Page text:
Some important differences in their research approach which is driving the conclusion:We challenge two central tenets of lifecycle investing: (i) investors should diversify across
stocks and bonds and (ii) the young should hold more stocks than the old. An even mix of
50% domestic stocks and 50% international stocks held throughout one’s lifetime vastly outper-
forms age-based, stock-bond strategies in building wealth, supporting retirement consumption,
preserving capital, and generating bequests. These findings are based on a lifecycle model that
features dynamic processes for labor earnings, Social Security benefits, and mortality and cap-
tures the salient time-series and cross-sectional properties of long-horizon asset class returns.
Given the sheer magnitude of US retirement savings, we estimate that Americans could realize
trillions of dollars in welfare gains by adopting the all-equity strategy.
There's also a recent podcast from Rational Reminder where they talk about this paper: "Episode 281: Lifecycle Asset Allocation, and Retiring Successfully with Justin King" https://rationalreminder.ca/podcast/281We find that Stocks/I dominates despite its violation of the central tenets of lifecycle investing
that investors should diversify across stocks and bonds and use age-based strategies. Two aspects
of our methods matter for strategy evaluation. First, our simulation approach maintains time-series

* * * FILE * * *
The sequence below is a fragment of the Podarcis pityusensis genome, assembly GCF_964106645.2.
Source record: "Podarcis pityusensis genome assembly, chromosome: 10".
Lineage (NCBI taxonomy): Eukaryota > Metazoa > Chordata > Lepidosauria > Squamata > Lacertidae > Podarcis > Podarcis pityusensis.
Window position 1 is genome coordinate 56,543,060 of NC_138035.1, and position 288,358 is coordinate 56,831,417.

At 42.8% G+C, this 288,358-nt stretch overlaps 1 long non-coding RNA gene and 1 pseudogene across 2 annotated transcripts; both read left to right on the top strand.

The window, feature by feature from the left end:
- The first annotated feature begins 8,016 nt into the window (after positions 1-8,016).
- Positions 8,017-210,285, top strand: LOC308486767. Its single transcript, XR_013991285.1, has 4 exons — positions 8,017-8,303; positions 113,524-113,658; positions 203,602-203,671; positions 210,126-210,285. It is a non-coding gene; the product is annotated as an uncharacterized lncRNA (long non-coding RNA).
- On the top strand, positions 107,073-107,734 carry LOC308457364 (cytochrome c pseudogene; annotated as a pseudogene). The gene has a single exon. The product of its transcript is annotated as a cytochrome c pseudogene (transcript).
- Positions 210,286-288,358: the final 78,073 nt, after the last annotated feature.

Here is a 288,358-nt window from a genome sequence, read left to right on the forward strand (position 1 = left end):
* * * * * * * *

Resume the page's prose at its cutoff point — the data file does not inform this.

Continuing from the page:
and cross-sectional dependencies in asset class returns. We specifically employ a stationary block
bootstrap [Politis and Romano (1994)] with a long average block length of 120 months to preserve
long-term return dependencies. This technique contrasts with the common approaches of assuming
independent and identically distributed (IID) returns or relying on moments of short-term (e.g.,
monthly or annual) returns to study lifecycle investing. Second, we use a comprehensive dataset of
developed country returns to overcome the small sample problem posed by US data. We find that a
bootstrap simulation that uses US return data and assumes IID returns generates a sharply different
conclusion about retirement saving. Under the US-IID method, age-based strategies that diversify
across stocks and bonds appear favorable relative to Stocks/I for retirement savers for whom capital
preservation in retirement is important. Moving away from either of these two assumptions — i.e.,
acknowledging that returns are not IID or that the US sample presents a severe small sample
problem for long-horizon asset performance — restores our conclusion that Stocks/I dominates.
I found its findings somewhat surprising and very applicable to the many investors on this forum trying to choose the right asset allocation for their retirement portfolio.
Link to the paper
https://www.netspar.nl/assets/uploads/1 ... script.pdf
Looks like there is indeed a secondary discussion on this paper via a morningstar article already.
https://bogleheads.org/forum/viewtopic. ... 1&start=50
And a reddit thread
https://www.reddit.com/r/Bogleheads/com ... er_on_100/